This method according to the invention may be carried out, for example, using a mixer according to EP 1 426 0999 [sic; 1 426 099] A1. The impression materials used are known from EP 269 819 B1, for example. A conventional double-chamber cartridge having in both of its chambers the two starting components of a silane-terminated polyether impression material to be mixed, in a 2:1 volume ratio, is connected to the inlet opening of the chamber mixer. The components are extruded through the chamber mixer by pressing on the cartridge and are thus mixed. It has been shown that the two components are mixed to form a homogeneous product. The strip buildup which occurs when helical mixers are used (the product may be divided into layers in an early state of crosslinking) is completely or essentially completely absent for chamber mixers. By use of a chamber mixer, the formation of strips may also be avoided for impression materials based on aziridine-terminated polyethers.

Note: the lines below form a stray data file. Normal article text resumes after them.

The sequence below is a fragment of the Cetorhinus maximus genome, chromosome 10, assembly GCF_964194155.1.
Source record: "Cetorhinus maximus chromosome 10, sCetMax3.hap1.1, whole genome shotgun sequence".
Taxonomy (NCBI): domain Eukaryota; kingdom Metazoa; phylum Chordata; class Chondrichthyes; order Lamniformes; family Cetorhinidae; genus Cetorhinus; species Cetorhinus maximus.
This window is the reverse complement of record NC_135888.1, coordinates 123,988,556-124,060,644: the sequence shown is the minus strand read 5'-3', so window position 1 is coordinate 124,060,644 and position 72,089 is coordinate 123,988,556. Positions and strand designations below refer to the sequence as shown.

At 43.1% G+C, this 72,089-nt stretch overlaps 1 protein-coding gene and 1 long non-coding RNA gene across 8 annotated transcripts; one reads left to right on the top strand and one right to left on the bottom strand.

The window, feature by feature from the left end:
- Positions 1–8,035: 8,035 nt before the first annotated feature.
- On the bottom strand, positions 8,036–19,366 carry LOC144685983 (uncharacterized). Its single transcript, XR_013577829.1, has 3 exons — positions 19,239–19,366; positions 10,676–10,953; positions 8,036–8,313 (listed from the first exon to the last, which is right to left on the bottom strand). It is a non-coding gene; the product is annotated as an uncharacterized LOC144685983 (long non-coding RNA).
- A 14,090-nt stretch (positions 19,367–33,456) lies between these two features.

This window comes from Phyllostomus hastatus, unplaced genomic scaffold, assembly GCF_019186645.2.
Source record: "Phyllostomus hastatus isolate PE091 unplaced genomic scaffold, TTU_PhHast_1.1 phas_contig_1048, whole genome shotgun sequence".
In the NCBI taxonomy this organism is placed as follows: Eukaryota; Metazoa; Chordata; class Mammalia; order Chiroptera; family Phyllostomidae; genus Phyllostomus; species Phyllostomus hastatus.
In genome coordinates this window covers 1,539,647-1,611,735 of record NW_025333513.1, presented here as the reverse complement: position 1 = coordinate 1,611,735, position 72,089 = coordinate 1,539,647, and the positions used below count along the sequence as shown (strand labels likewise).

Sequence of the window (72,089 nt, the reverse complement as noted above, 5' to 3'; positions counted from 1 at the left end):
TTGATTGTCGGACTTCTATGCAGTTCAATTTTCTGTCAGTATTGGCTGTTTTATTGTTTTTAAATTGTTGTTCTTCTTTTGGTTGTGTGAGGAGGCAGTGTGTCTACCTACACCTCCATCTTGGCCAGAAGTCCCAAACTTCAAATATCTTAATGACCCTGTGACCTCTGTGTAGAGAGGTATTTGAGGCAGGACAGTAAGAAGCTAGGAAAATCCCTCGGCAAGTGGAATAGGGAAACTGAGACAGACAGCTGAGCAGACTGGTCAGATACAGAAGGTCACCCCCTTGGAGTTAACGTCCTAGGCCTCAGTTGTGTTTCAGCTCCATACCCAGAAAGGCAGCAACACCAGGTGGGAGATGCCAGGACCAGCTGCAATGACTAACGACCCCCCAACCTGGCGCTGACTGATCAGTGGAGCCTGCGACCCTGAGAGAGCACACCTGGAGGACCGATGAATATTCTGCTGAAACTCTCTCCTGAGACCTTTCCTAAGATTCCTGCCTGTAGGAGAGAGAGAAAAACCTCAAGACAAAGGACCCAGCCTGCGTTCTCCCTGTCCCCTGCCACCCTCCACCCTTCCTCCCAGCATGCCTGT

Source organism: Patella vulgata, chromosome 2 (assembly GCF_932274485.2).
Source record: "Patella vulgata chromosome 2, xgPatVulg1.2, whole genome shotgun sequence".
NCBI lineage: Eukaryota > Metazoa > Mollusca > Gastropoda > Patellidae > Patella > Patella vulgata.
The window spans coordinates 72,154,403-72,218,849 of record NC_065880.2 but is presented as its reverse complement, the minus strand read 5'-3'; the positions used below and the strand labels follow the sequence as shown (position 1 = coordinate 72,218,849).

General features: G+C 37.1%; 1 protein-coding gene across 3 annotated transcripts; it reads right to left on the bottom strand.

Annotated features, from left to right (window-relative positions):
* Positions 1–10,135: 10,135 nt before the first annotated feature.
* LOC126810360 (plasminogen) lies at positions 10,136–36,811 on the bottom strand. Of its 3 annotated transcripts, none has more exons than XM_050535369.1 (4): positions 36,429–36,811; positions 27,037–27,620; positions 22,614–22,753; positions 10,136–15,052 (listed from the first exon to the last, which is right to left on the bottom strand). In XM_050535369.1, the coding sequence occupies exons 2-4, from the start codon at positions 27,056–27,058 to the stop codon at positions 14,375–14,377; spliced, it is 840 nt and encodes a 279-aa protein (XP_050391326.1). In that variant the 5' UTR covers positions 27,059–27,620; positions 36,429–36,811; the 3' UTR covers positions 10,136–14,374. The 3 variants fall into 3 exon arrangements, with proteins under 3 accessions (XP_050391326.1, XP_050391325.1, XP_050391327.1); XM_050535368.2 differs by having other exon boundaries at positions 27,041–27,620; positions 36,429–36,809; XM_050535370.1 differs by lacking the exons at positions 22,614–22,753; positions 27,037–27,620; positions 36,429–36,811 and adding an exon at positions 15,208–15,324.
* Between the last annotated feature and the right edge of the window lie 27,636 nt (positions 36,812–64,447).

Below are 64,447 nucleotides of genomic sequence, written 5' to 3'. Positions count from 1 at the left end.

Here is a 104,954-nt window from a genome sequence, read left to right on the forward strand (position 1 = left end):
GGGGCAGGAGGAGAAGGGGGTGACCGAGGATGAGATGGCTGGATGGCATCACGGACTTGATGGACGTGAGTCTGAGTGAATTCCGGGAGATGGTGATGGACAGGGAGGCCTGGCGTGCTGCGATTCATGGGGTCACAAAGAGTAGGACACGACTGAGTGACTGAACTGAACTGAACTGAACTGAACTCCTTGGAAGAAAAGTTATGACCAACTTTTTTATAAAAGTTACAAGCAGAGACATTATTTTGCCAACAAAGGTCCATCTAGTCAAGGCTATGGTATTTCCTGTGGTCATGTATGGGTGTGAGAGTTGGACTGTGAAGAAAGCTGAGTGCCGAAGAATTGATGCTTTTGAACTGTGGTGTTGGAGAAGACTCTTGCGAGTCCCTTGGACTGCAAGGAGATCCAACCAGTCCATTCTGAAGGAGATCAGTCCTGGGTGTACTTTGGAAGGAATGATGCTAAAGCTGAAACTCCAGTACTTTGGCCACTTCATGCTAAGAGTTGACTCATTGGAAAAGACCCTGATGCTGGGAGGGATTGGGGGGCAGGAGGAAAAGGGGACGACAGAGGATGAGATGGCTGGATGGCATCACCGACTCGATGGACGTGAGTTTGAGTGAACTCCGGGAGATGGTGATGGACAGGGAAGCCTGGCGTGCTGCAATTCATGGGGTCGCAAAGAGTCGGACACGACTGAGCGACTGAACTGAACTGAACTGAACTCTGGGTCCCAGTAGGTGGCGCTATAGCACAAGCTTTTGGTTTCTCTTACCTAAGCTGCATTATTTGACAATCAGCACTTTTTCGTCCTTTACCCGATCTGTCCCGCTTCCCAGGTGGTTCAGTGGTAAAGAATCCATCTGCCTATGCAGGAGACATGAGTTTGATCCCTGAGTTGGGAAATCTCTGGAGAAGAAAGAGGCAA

Embodiments of the invention are described in greater detail in the drawings, which show the following:

FIG. 1 shows a mixer having the buffer chamber 22;

FIG. 2 shows the rounded end 20 of the buffer chamber;

FIG. 3 shows, in a view rotated by 90° with respect to FIG. 2, the beveled edge 19 of the buffer chamber 22;

FIGS. 4 and 5 show the variant in which the end of the buffer chamber does not run at right angles to the plane of rotation;

FIGS. 6 through 8 show deflection elements;

FIGS. 9 and 10 show the buffer chamber 22 between the inlet opening 7 and the mixing chamber 21 with ventilation slits 50, 51, 52;

FIG. 11 shows ventilation openings 53, 54 which are shaped as round or polygonal holes;

FIGS. 12 through 15 show design possibilities for the mixing elements;

FIG. 16 shows a dynamic mixer for dental materials according to the invention, in cross section;

FIGS. 17 and 18 show the mixer axis in cross section, with a circular and square design, respectively, of the expansion;

FIGS. 19 and 20 show embodiments and positionings of the oval mixer axis and of the mixing blades;

FIGS. 21 and 22 show asymmetrical configurations of the circular mixer axis;

FIG. 23 shows the configuration of the flow perturbation elements on the closing part;